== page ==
• significantly fewer young offenders are being placed into custody;
  • those young offenders who are incarcerated tend to have extensive criminal histories and present multiple behavioural and psychological problems; and
  • most communities lack the programs and services necessary to make the diversionary aims of the Act meaningful.

Some provinces, as a result of disagreements with the previous federal government, refused federal monies accompanying the initial implementation of the YCJA. Others have used the implementation of the Act to institute closing of facilities as a cost-cutting measure without any provision for transferring Youth Workers into community-based services.

Since the implementation of the YCJA a large number of young offenders have been released into the community to participate in either non-existent or overwhelmed programs. Meanwhile, highly skilled and trained professionals remain out of work in communities that could sorely use their expertise. Funding to support community-based programs for young offenders is needed to hire professional Youth Workers.

While it is thought that the goals of the YCJA are laudable we have also identified what we believe are some necessary reforms to the legislation. These are specifically with regards to the use of pre-trial detention for youth who are “spiraling out of control” and to allow more use of custody for youths who endanger the public or breach conditions of release.

Probation and parole officers are struggling to manage high and increasingly complex caseloads. Involved with a case from pre-trial to post-sentencing, these workers have a mandate to both protect the public and rehabilitate the offender. But a lack of resources has resulted in officers unable to dedicate as much time as required for low and medium risk offenders.

Under-funding has also seriously hampered the ability of the many sectors of the justice system from adequately cooperating with each other. Obviously a justice system that has a high level of inter-agency cooperation and support is best able to provide a complete range of assistance and services to victims and offenders. Unfortunately, lack of funding has meant that many agencies are understaffed and dealing with excessive workload issues. Also, many agencies tend to work as separate entities with little partnering with other players in the sector. This is a situation where both increased resources and a coherent policy direction are necessary to move forward.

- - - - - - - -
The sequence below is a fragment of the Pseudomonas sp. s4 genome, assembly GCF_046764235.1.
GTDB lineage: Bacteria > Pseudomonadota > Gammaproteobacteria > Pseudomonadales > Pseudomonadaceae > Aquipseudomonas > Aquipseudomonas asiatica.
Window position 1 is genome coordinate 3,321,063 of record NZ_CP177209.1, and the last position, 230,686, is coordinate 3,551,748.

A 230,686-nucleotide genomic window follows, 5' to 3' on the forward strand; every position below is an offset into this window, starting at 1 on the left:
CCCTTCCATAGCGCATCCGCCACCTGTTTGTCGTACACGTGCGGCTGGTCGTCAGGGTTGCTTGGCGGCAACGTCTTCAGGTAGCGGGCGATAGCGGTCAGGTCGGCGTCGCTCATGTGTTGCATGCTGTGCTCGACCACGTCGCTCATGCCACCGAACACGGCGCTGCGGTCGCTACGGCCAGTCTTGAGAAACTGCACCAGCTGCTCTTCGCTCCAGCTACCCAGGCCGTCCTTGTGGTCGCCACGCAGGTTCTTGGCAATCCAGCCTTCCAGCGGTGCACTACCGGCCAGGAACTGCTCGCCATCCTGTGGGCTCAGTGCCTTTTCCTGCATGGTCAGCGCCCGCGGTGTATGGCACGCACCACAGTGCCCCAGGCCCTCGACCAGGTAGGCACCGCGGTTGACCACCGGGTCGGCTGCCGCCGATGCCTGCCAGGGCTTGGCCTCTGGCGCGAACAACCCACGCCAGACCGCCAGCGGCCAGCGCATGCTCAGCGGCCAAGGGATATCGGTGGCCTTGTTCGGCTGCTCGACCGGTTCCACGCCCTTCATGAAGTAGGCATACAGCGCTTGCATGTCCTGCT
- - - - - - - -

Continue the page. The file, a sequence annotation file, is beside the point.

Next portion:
Your government has made a considerable investment in the policing side of the system. When accompanied by your government’s proposed amendments to sentencing provisions, we foresee considerable changes coming to the criminal justice system. We are worried that the necessary resources required for the administration of justice are not there to adequately respond to these changes.

Estimates vary to what the impact of these changes will have on the provincial system. It only stands to reason that with a dramatic increase in the nation’s police force will come an increase in the number of individuals arrested and detained in some provincial facilities. Changes to conditional sentencing could see as many as 4,000 more inmates serving their sentences in already overcrowded provincial jails.

Worsening conditions in our provincial facilities could even result in reduced periods of incarceration for many offenders as time spent in remand in many provincial facilities is being heavily weighted as time already served in a sentence. For example, some judges in Ontario have ruled that every day served in remand in a specific provincial facility is considered three days off their final sentence.

And then there is the issue confronting probation and parole officers. With increased arrests expected, we believe the demand for pre-trial reports and post-sentencing follow-up is likely to similarly grow. In a situation where many less serious or moderately serious offenders receive little supervision, we worry that the expected growth in caseloads will even further strain the system. Many offenders may receive even less attention than the minimal they receive now.

While obviously the delivery of provincial justice systems is the responsibility of the provinces, the National Union feels there is a considerable role the federal government can play in addressing our concerns.

First, targeted federal funding to provincial correctional and probation and parole services could make a significant difference in many jurisdictions. These could be, for example, infrastructure grants, education and training programs, staff recruitment and retention programs and specific program support. In addition, there is the need for a new long-term federal-provincial-territorial funding arrangement.

Second, the federal government could make interagency partnerships between federal agencies and their provincial counterparts a priority. While we appreciate that both the logistics and cultural changes required for this shift may take time, we believe the benefits will be considerable.

Third, we urge your government to hold public discussions on many of these issues confronting the criminal justice system. From possible amendments to the Youth Criminal Justice Act to proposed changes to conditional sentencing, we believe the decisions made by our government will be strengthened by the input of the women and men who know the system best – its workers.

Thank you for your time and consideration. I look forward to hearing from you on these important issues. Representatives of the National Union would also welcome the opportunity to meet with members of your government to discuss these matters further.

Sincerely yours,

James Clancy

National President